Protozoan Diseases

Diseases caused by protozoans are common problems in aquarium fishes, and several have been observed in zebrafish. Ichthyophthirius multifiliis (the cause of “Ich” or white spot disease“) and Piscinoodinium pillulare (the cause of freshwater velvet disease) are very common in warm water captive fishes. The latter is recognized as a cause of disease in zebrafish held in research facilities. Microsporidia are generally more host specific and one of these, Pseudoloma neurophilia, is very common in zebrafish from research facilities and pet stores (de Kinkelin 1980; Matthews et al. 2001).

Velvet Disease (Piscinoodinium pillulare)

Piscinoodinium pillulare, the cause of velvet disease, is a yellowish, parasitic dinoflagellate in which one stage infects the skin and gills of fish. The parasite can multiply very rapidly in aquaria and will rapidly kill fish. This is a common pathogen of ornamental fishes. The dinospore stage infects fish, and transforms into a trophont stage that attaches to the surface, especially gills, and apparently feeds on the host’s epithelium. After several days, this stage leaves the host and forms a tomont. This off-host stage undergoes several divisions, resulting in 256 infective motile dinospores which go on to infect other fish. The life cycle is completed in about 2 wk under optimal conditions (ca 23-26 oC).

Clinical Signs and Gross Pathology

Heavily infected fish exhibit lethargy, may hang near the surface of the water column, and exhibit labored breathing. Fish may exhibit a greyish to rusty color sheen on the surface.


Wet mount examination of the skin or gills reveals numerous, oval, opaque non-motile trophonts (about 9-12 X 40-90 µm). In histological sections, Piscinoodinium appears as oval organisms on the gill and skin surface, with numerous cytoplasmic (often refractile) granules and a large nucleus. Infections of the gills are associated with prominent epithelial hyperplasia. Similarly, skin infections result in severe hyperplasia and erosion of the epithelium.

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Histological section of gills section heavy infected with Piscinoodinium (X).
Arrow = early, small stages.


The infection is diagnosed by observation of the trophonts in either wet mounts or histological sections. For the former, Piscinoodinium is distinguished from many other surface-infecting protists by it’s lack of motility.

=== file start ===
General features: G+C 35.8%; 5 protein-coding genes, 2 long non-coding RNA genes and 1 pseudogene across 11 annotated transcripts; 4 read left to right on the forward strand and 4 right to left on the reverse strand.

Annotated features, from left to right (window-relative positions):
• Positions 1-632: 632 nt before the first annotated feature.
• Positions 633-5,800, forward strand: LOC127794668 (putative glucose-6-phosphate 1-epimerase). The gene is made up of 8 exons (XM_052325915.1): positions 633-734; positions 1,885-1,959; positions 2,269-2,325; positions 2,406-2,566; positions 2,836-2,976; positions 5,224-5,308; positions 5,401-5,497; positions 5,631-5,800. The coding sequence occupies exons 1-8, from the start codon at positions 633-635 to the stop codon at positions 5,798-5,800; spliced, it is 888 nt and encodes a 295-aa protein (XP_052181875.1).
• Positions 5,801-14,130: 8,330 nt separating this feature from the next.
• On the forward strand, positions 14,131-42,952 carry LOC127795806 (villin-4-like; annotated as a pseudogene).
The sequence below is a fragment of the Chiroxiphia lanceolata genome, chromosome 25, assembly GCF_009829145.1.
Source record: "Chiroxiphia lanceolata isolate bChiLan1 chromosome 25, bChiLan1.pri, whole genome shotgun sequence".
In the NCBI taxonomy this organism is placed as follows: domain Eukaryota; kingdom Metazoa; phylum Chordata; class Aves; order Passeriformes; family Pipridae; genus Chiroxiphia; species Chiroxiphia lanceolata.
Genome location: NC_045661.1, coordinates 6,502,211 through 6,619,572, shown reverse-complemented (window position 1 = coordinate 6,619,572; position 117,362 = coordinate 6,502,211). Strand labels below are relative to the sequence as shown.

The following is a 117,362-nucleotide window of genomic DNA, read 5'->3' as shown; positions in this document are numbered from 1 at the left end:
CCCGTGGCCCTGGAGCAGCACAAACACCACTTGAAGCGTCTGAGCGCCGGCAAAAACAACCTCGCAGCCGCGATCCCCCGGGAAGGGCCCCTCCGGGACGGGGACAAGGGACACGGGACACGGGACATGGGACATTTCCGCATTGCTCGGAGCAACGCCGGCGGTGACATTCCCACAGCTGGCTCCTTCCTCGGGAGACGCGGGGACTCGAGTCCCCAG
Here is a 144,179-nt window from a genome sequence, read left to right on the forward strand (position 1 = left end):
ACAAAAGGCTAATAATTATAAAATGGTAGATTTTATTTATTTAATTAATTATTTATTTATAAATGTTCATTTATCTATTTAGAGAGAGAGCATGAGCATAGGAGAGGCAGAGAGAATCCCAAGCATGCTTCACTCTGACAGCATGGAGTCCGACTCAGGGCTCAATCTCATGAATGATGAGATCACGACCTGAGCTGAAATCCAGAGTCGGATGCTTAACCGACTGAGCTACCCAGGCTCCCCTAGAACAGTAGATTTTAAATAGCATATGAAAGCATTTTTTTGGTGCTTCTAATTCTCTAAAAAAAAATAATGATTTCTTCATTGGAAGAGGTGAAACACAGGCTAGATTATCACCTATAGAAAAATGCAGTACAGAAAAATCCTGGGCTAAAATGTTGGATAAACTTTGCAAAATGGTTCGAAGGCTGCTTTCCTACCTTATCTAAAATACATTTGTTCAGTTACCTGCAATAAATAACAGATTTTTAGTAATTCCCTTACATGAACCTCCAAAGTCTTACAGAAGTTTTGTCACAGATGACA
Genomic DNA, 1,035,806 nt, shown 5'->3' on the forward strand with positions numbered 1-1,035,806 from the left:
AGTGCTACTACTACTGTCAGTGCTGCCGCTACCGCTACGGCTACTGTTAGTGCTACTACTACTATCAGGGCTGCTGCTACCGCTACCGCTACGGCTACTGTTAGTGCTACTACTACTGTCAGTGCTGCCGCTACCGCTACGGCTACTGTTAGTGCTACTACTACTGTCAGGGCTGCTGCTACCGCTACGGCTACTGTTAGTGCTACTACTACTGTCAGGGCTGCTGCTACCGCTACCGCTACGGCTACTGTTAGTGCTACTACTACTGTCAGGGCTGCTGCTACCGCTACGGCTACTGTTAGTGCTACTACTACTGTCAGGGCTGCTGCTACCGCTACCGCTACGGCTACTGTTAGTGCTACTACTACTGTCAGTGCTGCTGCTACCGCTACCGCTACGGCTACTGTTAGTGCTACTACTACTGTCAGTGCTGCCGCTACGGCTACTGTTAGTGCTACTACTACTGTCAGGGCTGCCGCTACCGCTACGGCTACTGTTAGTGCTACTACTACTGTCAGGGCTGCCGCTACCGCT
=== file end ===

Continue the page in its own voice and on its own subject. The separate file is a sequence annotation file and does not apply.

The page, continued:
Control and Treatment. We do not have personal experience treating Piscinoodinium infections with zebrafish. Noga (1996) recommended prolonged immersion in salt at 1 teaspoon/5 gal. Very heavy, life-threatening infections may be treated with a quick (1-3 min) bath in full strength sea water (35 ppt). As with Ich, the presence of off-host developmental stages should be considered when implementing a treatment regime. Therefore, it is best to remove all the fish, treat them in a new aquarium, and disinfect the original tank.


Pseudoloma neurophilia

Neural microsporidiosis in zebrafish was first reported in 1980 in France (de Kinkelin 1980). The parasite has now been identified in zebrafish at many research and commercial facilities, and was assigned to a new genus and species, Pseudoloma neurophilia by Matthews et al. (2001). The infection is linked to severe emaciation (often referred to as ‘skinny disease’), but its precise role in every case (primary cause or secondary opportunist) has yet to be resolved. In a survey of a population with a known high prevalence of infection, 97% of the skinny fish and 30% of the normal fish were infected. This demonstrates that, as with many parasites, the infection may be also found routinely in normal, healthy appearing fish. Conversely, there are several other causes of emaciation in zebrafish. Handling and crowding stress causes increased severity of the infection, along with reduced growth and fecundity (Ramsay et al 2009).


Microsporidia are obligate intracellular fungus-like parasites with a complicated life cycle. The life cycle concludes with the production of an infectious and resistant spore, which is the only stage of the parasite that can live outside of the host cell. With most microsporidia, transmission occurs via the ingestion of the infective spore stage, and we have found the infection in exposed adult fish as soon as 4 wk after feeding infected tissues. Fry fish are very susceptible, and may show a more acute form of the disease, with high mortality about 1 wk post exposure (Ferguson et al. 2007). While the parasite is easily transmitted by feeding on infected carcasses, we have found that it is also transmissible when fish are kept physically separate, but in the same water. We presume this is by infected egg material, etc. being released from infected females, as zebrafish frequently spawn under natural aquarium conditions.

There have also been reports of vertical transmission in other microsporidia of both vertebrates and invertebrates (Bandi et al. 2001; Dunn et al. 2001; Phelps et al. 2008). We detect the spores of Pseudoloma in the ovaries and sometimes within immature and degenerate eggs of zebrafish, and the role of vertical transmission or pseudovertical transmission (transmission to progeny with the pathogen outside of the egg) of Pseudoloma is currently under investigation.